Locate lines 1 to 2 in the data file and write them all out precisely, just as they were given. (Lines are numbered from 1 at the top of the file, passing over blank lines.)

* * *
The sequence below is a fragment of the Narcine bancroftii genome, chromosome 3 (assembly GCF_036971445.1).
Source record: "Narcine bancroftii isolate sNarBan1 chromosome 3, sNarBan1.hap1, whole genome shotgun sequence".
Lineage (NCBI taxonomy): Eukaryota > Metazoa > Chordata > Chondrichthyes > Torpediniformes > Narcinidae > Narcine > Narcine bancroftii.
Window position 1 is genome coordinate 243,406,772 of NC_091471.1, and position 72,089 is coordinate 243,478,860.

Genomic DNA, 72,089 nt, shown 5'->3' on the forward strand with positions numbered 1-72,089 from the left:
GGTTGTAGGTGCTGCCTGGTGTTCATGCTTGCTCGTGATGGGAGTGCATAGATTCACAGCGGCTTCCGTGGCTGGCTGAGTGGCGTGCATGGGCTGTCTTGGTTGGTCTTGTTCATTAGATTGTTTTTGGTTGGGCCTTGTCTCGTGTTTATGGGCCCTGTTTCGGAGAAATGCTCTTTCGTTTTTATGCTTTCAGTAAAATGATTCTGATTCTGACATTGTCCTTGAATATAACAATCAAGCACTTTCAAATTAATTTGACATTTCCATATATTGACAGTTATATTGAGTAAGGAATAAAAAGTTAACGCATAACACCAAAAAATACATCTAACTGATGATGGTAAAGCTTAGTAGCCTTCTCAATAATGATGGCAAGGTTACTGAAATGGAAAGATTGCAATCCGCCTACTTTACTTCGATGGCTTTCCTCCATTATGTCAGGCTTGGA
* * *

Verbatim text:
The sequence below is a fragment of the Narcine bancroftii genome, chromosome 3 (assembly GCF_036971445.1).
Source record: "Narcine bancroftii isolate sNarBan1 chromosome 3, sNarBan1.hap1, whole genome shotgun sequence".